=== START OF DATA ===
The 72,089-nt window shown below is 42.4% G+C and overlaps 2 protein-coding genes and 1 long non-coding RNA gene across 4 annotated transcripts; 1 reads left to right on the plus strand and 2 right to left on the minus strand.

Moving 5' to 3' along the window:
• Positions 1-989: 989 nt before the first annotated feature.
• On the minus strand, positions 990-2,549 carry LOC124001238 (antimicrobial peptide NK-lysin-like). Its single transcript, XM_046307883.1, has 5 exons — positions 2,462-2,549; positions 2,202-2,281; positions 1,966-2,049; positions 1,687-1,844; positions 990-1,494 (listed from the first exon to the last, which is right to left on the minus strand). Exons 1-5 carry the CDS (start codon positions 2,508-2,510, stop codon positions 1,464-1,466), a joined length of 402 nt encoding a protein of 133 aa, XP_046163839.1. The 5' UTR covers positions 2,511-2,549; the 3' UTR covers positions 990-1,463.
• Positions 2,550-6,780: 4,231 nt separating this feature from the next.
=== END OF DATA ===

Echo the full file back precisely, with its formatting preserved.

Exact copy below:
The 72,089-nt window shown below is 42.4% G+C and overlaps 2 protein-coding genes and 1 long non-coding RNA gene across 4 annotated transcripts; 1 reads left to right on the plus strand and 2 right to left on the minus strand.

Moving 5' to 3' along the window:
• Positions 1-989: 989 nt before the first annotated feature.
• On the minus strand, positions 990-2,549 carry LOC124001238 (antimicrobial peptide NK-lysin-like). Its single transcript, XM_046307883.1, has 5 exons — positions 2,462-2,549; positions 2,202-2,281; positions 1,966-2,049; positions 1,687-1,844; positions 990-1,494 (listed from the first exon to the last, which is right to left on the minus strand). Exons 1-5 carry the CDS (start codon positions 2,508-2,510, stop codon positions 1,464-1,466), a joined length of 402 nt encoding a protein of 133 aa, XP_046163839.1. The 5' UTR covers positions 2,511-2,549; the 3' UTR covers positions 990-1,463.
• Positions 2,550-6,780: 4,231 nt separating this feature from the next.